Wildflowers of Southern Arizona
Soap Tree Yucca.
Asparagus (Asparagaceae) family.
Duration: Perennial. Nativity: Native. Lifeform: Succulent. General: Arborescent plant with definite trunks, usually 1 to 2 m tall but can be up to 9 m, simple with a few branches; solitary or in small colonies. Leaves: In large rosettes, leaves linear, sharp-pointed, flexible, 25-95 cm long by 1 cm wide, light green, the margins white with curly filaments 2-5 cm long, the apex tapering to a short spine. Flowers: Inflorescence a spreading panicle, the uppermost portion narrow and racemose; on a scape that lifts it well above the foliage. Flowers campanulate to globose, 4-6 cm long, creamy white, often tinged with green or pink, pendant, on slender to stout pedicels. Fruits: Capsules erect, dry and papery, oblong-cylindric, 4-7 cm long, splitting open at maturity to release seeds. Seeds dull black, thin, 7-11 mm. Ecology: Found on mesas, desert washes, sandy plains, and grasslands from 1,500-6,000 ft (450-1900 m); flowers May-July. Distribution: NV, AZ, NM, TX; south to n MEX. Notes: Distinguished by often being arborescent (sometimes with a small trunk or lacking), with thinner, more flexible leaves than other Yucca species in the region, the leaf edges with curling fibers and lacking teeth; racemose inflorescences of large cream colored flowers; followed by dry, erect fruits which split open at maturity. Often found in desert grasslands, the upright and elongate trunk of old leaves helps to clearly distinguish the species. Ethnobotany: Flowers and buds were used as food, the roots were used to make soap, and the leaves used for basketweaving. Etymology: Yucca comes from Haitian word yuca, or manihot, because young inflorescences are sometimes roasted for food; elata means tall.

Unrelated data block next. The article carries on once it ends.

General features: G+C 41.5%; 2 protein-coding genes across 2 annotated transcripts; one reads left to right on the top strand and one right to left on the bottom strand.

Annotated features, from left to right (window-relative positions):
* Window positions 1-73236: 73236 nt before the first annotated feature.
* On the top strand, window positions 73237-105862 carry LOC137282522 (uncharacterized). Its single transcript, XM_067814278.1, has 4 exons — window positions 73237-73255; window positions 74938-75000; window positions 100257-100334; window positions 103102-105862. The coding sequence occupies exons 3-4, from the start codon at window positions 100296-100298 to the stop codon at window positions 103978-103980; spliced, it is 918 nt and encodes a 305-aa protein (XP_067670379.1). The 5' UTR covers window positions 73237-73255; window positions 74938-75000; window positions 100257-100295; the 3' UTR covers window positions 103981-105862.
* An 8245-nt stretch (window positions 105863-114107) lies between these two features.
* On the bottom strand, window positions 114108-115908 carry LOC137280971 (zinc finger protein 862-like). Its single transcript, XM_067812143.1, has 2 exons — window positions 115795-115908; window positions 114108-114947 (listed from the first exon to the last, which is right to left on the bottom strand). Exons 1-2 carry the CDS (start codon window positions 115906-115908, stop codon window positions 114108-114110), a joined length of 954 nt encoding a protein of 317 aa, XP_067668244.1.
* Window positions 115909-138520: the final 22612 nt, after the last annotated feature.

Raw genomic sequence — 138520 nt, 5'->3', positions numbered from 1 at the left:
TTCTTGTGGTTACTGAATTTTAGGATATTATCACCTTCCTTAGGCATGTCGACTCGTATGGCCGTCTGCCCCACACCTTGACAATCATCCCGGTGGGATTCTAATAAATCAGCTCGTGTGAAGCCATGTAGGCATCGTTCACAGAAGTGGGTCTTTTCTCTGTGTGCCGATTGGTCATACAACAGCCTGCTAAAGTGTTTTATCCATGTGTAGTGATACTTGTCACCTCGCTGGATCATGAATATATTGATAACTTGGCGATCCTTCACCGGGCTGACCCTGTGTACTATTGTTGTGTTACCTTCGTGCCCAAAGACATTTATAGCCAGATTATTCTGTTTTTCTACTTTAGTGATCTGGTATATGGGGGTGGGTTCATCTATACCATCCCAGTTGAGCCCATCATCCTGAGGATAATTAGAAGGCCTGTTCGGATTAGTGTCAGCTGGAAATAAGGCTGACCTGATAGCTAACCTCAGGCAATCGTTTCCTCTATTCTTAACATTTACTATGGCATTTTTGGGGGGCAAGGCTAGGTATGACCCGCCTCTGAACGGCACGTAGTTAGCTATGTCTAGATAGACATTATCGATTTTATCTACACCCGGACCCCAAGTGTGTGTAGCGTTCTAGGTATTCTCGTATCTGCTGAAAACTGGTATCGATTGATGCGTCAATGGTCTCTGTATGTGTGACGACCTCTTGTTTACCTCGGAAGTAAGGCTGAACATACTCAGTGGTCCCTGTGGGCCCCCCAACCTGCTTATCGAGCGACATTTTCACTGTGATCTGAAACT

Santa Catalina Mountains.
Beside Catalina Highway above Molino Basin Campground
Location: Above Molino Basin Campground.
See SEINet Pictures and Description
See FireFly Forest Pictures and Description